The federal government is developing new regulations to protect passengers in the event of another catastrophic event that results in large-scale flight cancellations.
“The ongoing COVID-19 pandemic has highlighted a gap in the air passenger protection framework, which did not foresee the potential for large-scale and lengthy flight cancellations and groundings of air carrier fleets not only in Canada but globally,” Transport Minister Marc Garneau said in a statement.
“In the event of a future situation that causes similar large-scale flight cancellations, this gap needs to be closed so that travellers are treated fairly.”
Garneau said he has directed the Canadian Transportation Agency to develop new regulations around the issuing of refunds to passengers that will apply to future flights that are cancelled for reasons outside an airline’s control.
It will impact airlines that are not able to complete a passenger’s Itinerary “within a reasonable time” because of a major event such as a pandemic.
“This updated regulation should be made in a manner that is fair and reasonable to passengers, and to the extent possible not impose an undue financial burden on air carriers that could lead to their insolvency,” Garneau said.
The federal government is currently developing a financial assistance program for Canadian airlines, airports and the aerospace sector. Garneau said the package is being developed with “strict conditions to protect Canadians and the public interest, including issuing refunds for flights cancelled as a result of the COVID-19 pandemic.”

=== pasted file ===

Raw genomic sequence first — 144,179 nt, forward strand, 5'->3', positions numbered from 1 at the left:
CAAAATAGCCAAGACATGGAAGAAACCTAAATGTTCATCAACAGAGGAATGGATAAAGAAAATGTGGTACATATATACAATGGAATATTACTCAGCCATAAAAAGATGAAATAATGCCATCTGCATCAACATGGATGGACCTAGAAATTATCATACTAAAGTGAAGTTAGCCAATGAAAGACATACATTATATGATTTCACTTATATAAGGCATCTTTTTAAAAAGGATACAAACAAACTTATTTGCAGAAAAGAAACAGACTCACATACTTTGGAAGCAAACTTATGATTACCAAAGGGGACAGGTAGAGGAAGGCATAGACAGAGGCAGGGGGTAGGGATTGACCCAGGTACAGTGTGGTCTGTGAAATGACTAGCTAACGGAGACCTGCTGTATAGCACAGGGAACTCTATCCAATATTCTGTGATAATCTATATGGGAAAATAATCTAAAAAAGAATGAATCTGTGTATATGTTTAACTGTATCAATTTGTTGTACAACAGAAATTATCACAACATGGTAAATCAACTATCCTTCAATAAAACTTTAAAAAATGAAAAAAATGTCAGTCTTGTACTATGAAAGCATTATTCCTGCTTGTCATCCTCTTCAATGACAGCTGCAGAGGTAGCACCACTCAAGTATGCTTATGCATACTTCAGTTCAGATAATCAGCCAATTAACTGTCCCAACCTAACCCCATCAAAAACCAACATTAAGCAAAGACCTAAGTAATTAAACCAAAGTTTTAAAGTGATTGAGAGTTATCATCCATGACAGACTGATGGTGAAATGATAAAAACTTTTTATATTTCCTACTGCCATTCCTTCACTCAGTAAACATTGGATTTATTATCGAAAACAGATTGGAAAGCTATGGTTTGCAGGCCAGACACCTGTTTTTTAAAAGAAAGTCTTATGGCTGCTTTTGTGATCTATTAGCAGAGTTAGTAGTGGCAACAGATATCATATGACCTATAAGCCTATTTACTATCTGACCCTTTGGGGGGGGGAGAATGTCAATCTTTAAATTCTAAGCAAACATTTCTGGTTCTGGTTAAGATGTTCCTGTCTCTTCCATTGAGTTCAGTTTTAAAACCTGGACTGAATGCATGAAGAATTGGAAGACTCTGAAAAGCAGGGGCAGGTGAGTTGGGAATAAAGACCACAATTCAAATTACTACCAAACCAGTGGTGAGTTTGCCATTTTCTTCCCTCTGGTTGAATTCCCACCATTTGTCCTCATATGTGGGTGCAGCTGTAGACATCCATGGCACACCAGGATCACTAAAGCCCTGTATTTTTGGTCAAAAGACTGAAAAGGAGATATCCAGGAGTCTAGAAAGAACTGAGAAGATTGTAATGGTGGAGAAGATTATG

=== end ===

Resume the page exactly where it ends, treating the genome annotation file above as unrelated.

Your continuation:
Refunds before assistance: Garneau
Garneau has previously said that in his communications with Canadian airlines, he has made it clear that they must provide refunds before they can get any more government aid.
“We said very clearly no — until they commit in writing to refund passengers, they will not get a cent from the Canadian government,” he said earlier this month.
So far, the federal government has spent $1.4 billion helping Canadian airlines pay up to 75 per cent of employee wages during the pandemic, according to the federal government’s fall economic update.
Air Canada has reported that it collected $492 million in public funds through the Canada emergency wage subsidy (CEWS) to pay its employees over a period ending Sept. 30, according to regulatory filings.
Air Canada’s third-quarter results report to investors shows the dramatic impact COVID-19 has had on the company. The airline says it saw an 88 per cent drop in passenger traffic due to the pandemic and travel restrictions.
The airline reported total revenues of $757 million in the third quarter; that represents an 86 per cent drop of $4.7 billion from its revenues in the same time period in 2019.
Bleeding cash, Air Canada took what it called “the painful step” of cutting half of its workforce in June — 20,000 jobs — and indefinitely suspended 30 domestic regional routes. The carrier also retired some planes early and postponed or cancelled the delivery of some new aircraft, according to the company’s financial records.